Factual Whopper: The very first paragraph of the piece declares that New Urbanism "originated in the 1970s and has enjoyed decades as the dominant force in American city planning..." Now, I've been paying attention to these issues since the mid-1980s, actually went through a city planning masters program in the early 1990s, and have stayed in the field since then. I must assure you, dear RTUF readers, that I am not entirely sure that New Urbanism is even today the "dominant force" in planning circles, let alone enjoying "decades" of dominance. Rather, New Urbanism has been principally a movement of practitioners, largely shut out of the academy and only very recently enjoying a modicum of grudging acceptance at places like the Harvard GSD and MIT. To declare otherwise is a misreading of the record, though perhaps one that allows Landscape Urbanism to be presented to unsuspecting readers as the real upstart rebels against the powers that be. Totally inaccurate. If anything, Landscape Urbanism appears to be the established academy's response to the perceived threat of New Urbanism, not the other way around.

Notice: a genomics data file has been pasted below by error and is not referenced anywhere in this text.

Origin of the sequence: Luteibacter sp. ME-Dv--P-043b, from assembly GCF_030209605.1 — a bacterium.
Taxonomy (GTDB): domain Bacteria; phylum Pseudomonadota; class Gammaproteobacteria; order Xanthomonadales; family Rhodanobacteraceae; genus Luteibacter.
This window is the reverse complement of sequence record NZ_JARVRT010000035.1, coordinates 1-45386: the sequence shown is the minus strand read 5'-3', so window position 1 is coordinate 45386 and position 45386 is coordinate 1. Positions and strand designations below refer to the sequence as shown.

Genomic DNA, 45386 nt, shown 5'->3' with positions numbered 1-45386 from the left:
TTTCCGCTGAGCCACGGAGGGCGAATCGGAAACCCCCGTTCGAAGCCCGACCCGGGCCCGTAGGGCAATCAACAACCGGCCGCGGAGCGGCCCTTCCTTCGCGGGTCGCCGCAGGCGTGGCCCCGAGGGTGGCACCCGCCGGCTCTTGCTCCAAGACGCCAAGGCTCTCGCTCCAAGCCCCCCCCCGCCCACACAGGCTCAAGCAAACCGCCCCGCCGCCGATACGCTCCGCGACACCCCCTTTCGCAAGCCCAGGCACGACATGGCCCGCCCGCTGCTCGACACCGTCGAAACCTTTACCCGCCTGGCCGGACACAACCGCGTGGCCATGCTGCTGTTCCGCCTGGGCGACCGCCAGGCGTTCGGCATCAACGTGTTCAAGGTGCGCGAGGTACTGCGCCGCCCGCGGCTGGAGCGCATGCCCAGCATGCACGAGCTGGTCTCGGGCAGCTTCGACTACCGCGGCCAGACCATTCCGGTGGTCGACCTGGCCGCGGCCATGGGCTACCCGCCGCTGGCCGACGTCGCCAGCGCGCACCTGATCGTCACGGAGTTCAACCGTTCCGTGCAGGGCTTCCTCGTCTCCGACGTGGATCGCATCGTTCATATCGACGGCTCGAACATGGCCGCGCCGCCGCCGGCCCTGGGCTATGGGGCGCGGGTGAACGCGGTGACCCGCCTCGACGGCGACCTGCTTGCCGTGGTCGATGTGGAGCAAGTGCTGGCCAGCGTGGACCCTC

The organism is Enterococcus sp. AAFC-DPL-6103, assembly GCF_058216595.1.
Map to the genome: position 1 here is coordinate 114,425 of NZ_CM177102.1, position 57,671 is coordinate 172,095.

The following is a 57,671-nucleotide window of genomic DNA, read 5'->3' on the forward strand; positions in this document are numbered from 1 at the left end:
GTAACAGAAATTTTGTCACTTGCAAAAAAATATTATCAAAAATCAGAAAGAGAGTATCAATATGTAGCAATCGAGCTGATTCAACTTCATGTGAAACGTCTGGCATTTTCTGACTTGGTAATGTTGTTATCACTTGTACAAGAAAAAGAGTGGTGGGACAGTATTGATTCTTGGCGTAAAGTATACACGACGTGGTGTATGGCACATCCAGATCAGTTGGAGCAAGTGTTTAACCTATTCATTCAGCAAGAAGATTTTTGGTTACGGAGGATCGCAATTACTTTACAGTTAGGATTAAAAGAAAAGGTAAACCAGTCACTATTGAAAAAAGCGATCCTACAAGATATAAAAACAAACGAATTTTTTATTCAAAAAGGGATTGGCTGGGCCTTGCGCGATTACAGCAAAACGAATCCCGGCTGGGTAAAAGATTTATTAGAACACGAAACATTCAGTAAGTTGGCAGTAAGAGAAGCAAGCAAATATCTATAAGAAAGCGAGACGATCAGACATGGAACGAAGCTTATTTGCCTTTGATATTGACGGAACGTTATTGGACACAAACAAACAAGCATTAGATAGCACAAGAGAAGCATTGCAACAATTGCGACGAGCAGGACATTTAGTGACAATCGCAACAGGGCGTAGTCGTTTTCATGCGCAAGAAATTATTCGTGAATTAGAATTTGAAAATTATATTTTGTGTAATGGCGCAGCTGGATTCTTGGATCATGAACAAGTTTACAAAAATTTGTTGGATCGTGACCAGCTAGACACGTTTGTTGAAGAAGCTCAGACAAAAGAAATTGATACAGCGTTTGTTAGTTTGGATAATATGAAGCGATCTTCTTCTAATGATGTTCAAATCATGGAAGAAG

Ironic Twist: That New Urbanism, a movement that undeniably began with greenfield development at suburban densities, should now be presented as exemplary champions of the central city and high urban density qualifies as an ironic twist in this observer's book. Especially so when those who are attacking that supposed "city-first" orientation are the ones who for a long, long time claimed that New Urbanism had nothing to do with or say to urban conditions and was merely the "New Suburbanism." Ultimately, claiming that one group favors the city over the suburb or vice-versa is of only limited utility. New Urbanism is not about getting rid of all suburbs or buidling high and dense in all locations. Rather, for New Urbanists the ultimate question is whether development occurring at various densities and in various contexts in a region is promoting "the restoration of existing urban centers and towns within coherent metropolitan regions, the reconfiguration of sprawling suburbs into communities of real neighborhoods and diverse districts, the conservation of natural environments, and the preservation of our built legacy." In short, whether we're building sprawl or something better. Apologizing for sprawl is not, my friends, going to cut it, no matter how you couch it.